IFRC


IFRC President Konoé's visit focuses on a community-led approach to recovery and urges for more funding

Published: 24 June 2015 20:56 CET

By Niki Clark, IFRC

Just five months after a visit in which he advocated strengthening community preparedness and resilience in Nepal, the International Federation of Red Cross and Red Crescent Societies' (IFRC) President, Tadateru Konoé, returned to Kathmandu. This time, his visit focused on the Red Cross response and recovery efforts following the recent earthquakes that struck, affecting one in four people in Nepal.

President Konoé expressed solidarity with the Nepali people, who are preparing for the imminent arrival of the monsoon season.

“There has been an incredible amount of goodwill to the response,” Konoé said. “We need to be able to sustain this atmosphere of goodwill and cooperation so that as we move to recovery, the focus is on making communities more resilient. And this should go beyond just earthquake preparedness.”

On Wednesday, President Konoé met with Prime Minister Sushil Koirala and thanked him for retaining the legal status of the IFRC, which ensures exemptions from customs duties on relief goods being imported into the country. They also discussed the Nepal Red Cross Society Recovery Framework, which is closely linked to the Government of Nepal’s recovery priorities. The framework, which takes a community-led approach, places priority on peoples’ needs and focuses on the key recovery elements of safer shelter, health, hygiene and livelihoods, and embracing key disaster risk reduction measures.

Following his meeting with the Prime Minister, Konoé visited Balaju, a neighbourhood in Kathmandu, where he distributed cheques for 15,000 rupees as part of the Red Cross cash transfer programme. An important tool for recovery, cash gives the recipient the dignity of making the decisions in prioritising their recovery needs.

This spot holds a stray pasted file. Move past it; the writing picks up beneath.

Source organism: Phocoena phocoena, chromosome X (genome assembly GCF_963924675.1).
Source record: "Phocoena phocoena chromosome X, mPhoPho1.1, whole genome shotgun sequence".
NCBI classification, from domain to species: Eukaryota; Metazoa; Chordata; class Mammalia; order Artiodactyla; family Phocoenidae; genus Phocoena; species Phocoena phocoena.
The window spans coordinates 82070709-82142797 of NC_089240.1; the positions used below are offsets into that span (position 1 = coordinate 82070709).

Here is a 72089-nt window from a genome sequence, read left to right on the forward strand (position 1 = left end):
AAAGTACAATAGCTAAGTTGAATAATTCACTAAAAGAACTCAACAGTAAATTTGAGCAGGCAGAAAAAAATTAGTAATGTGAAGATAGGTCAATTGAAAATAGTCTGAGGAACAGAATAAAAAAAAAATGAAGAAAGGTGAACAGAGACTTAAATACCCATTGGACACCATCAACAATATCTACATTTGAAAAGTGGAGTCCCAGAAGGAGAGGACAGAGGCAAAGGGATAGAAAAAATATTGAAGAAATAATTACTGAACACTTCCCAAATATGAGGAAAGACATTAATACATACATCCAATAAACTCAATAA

“Since the beginning, the Nepal Red Cross Society has been at the forefront of the response, deploying 7,900 volunteers from 50 district chapters across the country so far,” said Konoé. “This sort of community-led approach – which is possible because of the extensive reach of the Nepal Red Cross Society’s network of volunteers and branches – will be critical in the country’s recovery.”

“Our response needs to be tailored to the unique topology of Nepal,” said Konoé. “There are hundreds of ‘microvillages,’ remote areas with five to ten homes. The international community is here to support recovery, but it’s the communities themselves – of which the Nepal Red Cross Society is a crucial member – that will be the ones going the last mile, ensuring the needs of the most affected are met.”

IFRC has mobilized a major global response to support the work of the Nepal Red Cross Society in meeting the immediate and long-term needs of earthquake survivors. An appeal, amounting to 85 Million CHF ($93 Million US dollar) will support 700,000 people over a period of 24 months. But with monsoon season just a few weeks away, the appeal is 49 per cent covered.

The President’s visit comes nearly 50 years after his first time to Nepal. In 1968, as a Japanese Red Cross Society officer, Konoé drove an ambulance from Kolkata to Kathmandu to donate to the Nepal Red Cross Society.




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The International Federation of Red Cross and Red Crescent Societies (IFRC) is the world's largest humanitarian organization, with 190 member National Societies. As part of the International Red Cross and Red Crescent Movement, our work is guided by seven fundamental principles; humanity, impartiality, neutrality, independence, voluntary service, unity and universality. About this site & copyright